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Gene Interacts with Stress and Leads to Heart Disease in Some People

Gene Interacts with Stress and Leads to Heart Disease in Some People

Research Duke Medicine

  DURHAM, N.C. – A new genetic finding from Duke Medicine suggests that some people who are prone to hostility, anxiety and depression might also be hard-wired to gain weight when exposed to chronic stress.

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 Greater Diversity News (GDN) is a statewide publication with national reach and relevance.  We are a chosen news source for underrepresented and underserved communities in North Carolina.  

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Voter Suppression:  One More Round The Ground Game - Getting Out the Vote

Voter Suppression: One More Round The Ground Game - Getting Out the Vote

By Peter Grear

Educate, organize and mobilize -- Around 30 days and counting, this election season is in the home stretch.  The highest profile race is for US Senate between Kay Hagan and Thom Tillis.  

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Voter Suppression: JUDGES MATTER Mobilize! Mobilize! Mobilize!

Voter Suppression: JUDGES MATTER Mobilize! Mobilize! Mobilize!

by Peter Grear

As we draw nearer to D-day, November 4, 2014, the political parties, candidates and pressure groups are identifying their issues, slates and strategies to win.  My title to this week’s commentary makes a gross understatement, judges matter. 

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Frontpage Slideshow | Copyright © 2006-2011 JoomlaWorks Ltd.

Work and Wages among Older People of Color

Written by Featured Organization on 19 August 2011.

WASHINGTON, D.C., August 16, 2011 -- The number of people of color in the workforce -- particularly Hispanics and Asian Americans -- will soar in the next two decades as the older population expands, grows more diverse, and works longer. But, African Americans and Hispanics age 50 and older face substantial workplace challenges, including relatively low earnings, high unemployment, and limited access to self-employment. Older Asians fare better, but still lag behind their non-Hispanic white counterparts on many indicators.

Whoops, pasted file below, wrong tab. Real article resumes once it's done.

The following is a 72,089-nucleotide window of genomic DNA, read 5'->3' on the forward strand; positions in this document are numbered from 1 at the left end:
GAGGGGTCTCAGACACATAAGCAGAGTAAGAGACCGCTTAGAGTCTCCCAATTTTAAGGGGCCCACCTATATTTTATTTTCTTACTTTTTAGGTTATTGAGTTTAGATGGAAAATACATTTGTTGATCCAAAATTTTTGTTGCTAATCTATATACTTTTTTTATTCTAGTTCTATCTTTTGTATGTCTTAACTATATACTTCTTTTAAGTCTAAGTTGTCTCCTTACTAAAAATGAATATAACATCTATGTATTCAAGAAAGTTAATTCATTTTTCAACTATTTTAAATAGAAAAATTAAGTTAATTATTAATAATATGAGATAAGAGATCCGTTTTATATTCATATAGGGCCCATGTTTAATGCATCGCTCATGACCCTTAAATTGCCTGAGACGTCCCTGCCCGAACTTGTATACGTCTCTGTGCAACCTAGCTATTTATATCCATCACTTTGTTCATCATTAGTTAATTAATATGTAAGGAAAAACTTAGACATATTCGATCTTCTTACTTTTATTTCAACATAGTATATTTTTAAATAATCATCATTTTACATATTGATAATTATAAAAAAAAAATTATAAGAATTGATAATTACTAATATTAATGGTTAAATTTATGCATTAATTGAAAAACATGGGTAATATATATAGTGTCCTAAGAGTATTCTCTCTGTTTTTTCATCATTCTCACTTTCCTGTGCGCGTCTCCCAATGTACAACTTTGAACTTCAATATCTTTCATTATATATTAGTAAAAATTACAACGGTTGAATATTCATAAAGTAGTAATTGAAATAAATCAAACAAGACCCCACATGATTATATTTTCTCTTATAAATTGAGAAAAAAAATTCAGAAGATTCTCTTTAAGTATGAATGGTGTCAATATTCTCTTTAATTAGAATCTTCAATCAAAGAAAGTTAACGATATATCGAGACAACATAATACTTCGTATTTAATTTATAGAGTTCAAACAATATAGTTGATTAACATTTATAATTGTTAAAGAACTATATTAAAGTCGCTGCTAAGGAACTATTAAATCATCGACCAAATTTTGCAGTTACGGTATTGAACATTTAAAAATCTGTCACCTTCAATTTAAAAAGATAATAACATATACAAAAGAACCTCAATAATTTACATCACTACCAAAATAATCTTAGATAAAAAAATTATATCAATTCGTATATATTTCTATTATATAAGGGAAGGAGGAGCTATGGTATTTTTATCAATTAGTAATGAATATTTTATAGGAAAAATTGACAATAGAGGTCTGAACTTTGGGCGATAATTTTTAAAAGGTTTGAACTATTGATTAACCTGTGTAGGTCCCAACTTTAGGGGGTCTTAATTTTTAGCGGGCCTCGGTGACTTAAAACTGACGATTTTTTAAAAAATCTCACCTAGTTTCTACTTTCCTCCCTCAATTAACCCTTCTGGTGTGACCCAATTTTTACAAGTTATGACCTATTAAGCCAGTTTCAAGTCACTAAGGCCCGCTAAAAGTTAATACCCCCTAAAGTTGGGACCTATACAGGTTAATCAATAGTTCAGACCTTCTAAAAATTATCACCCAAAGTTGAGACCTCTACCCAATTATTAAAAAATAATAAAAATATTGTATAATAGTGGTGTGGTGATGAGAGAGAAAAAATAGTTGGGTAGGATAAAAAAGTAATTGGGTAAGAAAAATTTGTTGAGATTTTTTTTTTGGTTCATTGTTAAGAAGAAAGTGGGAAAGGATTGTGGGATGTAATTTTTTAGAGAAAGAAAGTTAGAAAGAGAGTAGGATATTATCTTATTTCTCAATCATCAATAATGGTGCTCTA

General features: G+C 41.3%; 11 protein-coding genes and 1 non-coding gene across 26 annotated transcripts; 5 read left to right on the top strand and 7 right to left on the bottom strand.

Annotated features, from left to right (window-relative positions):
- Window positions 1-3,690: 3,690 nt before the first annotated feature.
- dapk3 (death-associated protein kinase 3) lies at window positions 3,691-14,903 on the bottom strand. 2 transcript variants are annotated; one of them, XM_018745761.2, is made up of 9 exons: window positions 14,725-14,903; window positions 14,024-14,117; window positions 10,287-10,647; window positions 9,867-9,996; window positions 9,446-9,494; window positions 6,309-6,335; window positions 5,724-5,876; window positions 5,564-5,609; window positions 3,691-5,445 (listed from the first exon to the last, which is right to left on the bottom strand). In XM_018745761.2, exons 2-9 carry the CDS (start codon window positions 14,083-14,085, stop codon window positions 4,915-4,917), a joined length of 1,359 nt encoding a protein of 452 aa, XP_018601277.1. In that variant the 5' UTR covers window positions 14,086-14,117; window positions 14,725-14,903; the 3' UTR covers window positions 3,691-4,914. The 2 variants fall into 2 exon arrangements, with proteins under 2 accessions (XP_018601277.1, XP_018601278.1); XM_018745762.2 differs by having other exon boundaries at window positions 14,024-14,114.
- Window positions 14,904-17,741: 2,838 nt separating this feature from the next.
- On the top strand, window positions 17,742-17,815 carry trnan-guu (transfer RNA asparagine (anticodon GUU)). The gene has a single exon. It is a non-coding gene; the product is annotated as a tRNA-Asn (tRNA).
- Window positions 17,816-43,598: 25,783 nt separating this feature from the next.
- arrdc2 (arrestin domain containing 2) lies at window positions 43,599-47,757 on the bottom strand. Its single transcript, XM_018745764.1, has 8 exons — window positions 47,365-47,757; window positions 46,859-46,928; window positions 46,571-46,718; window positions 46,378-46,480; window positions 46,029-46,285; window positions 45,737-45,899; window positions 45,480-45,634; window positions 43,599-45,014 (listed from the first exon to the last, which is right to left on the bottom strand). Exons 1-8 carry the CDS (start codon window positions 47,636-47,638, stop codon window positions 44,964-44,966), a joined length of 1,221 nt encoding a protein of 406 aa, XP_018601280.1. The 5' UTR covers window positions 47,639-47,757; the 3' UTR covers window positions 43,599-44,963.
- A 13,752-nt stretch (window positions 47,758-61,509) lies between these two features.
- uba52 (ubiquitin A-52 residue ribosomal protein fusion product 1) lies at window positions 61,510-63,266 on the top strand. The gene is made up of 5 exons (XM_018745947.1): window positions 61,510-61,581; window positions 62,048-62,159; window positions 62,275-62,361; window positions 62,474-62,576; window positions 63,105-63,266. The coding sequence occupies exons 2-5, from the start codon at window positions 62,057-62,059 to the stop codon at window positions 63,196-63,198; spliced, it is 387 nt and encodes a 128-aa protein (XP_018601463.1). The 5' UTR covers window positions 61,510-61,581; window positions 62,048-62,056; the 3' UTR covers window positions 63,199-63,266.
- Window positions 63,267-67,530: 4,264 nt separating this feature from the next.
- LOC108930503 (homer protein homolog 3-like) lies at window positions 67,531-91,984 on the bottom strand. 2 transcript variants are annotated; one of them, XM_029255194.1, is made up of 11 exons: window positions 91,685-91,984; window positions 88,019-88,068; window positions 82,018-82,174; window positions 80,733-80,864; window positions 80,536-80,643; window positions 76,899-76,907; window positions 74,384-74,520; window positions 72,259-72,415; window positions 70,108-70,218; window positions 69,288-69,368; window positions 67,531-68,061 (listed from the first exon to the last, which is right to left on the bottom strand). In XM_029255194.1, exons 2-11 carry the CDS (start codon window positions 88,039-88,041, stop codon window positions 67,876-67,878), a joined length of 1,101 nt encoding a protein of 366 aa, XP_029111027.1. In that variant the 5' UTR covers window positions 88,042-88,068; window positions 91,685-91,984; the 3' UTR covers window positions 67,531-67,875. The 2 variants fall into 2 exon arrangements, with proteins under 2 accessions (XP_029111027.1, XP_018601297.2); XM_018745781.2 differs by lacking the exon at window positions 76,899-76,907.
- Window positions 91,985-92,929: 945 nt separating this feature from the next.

A new data brief, by Richard Johnson and Janice Park of the Urban Institute’s Program on Retirement Policy, provides the data and details, such as

  • Among men age 50 to 61 employed full time, 2009 median earnings totaled $56,100 for non-Hispanic whites, compared with $40,800 for African Americans, $35,700 for Hispanics, and $50,000 for Asians. Median inflation-adjusted earnings fell between 1999 and 2009 for men 50–61 in all groups.
  • For women 50–61, Hispanics exhibited the highest 2010 unemployment rate (10.7 percent), followed by African Americans (8.7 percent), Asians (6.6 percent), and non-Hispanic whites (5.6 percent).
  • Self-employment, which often provides more flexible work arrangements than standard wage and salary jobs, was much more common in 2010 at older ages than at younger ages. However, workers of color were less likely to work for themselves than non-Hispanic whites, possibly because of difficulty gaining access to the financial capital needed to start a business.

“Employment and Earnings among 50+ People of Color,” by Richard Johnson and Janice Park, is available at http://www.urban.org/url.cfm?ID=412376.

For more research and resources about retirement security and the aging of American society, go tohttp://www.urban.org/retirement_policy.

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The Urban Institute is a nonprofit, nonpartisan policy research and educational organization that examines the social, economic, and governance challenges facing the nation. It provides information, analyses, and perspectives to public and private decisionmakers to help them address these problems and strives to deepen citizens’ understanding of the issues and trade-offs that policymakers face.

 

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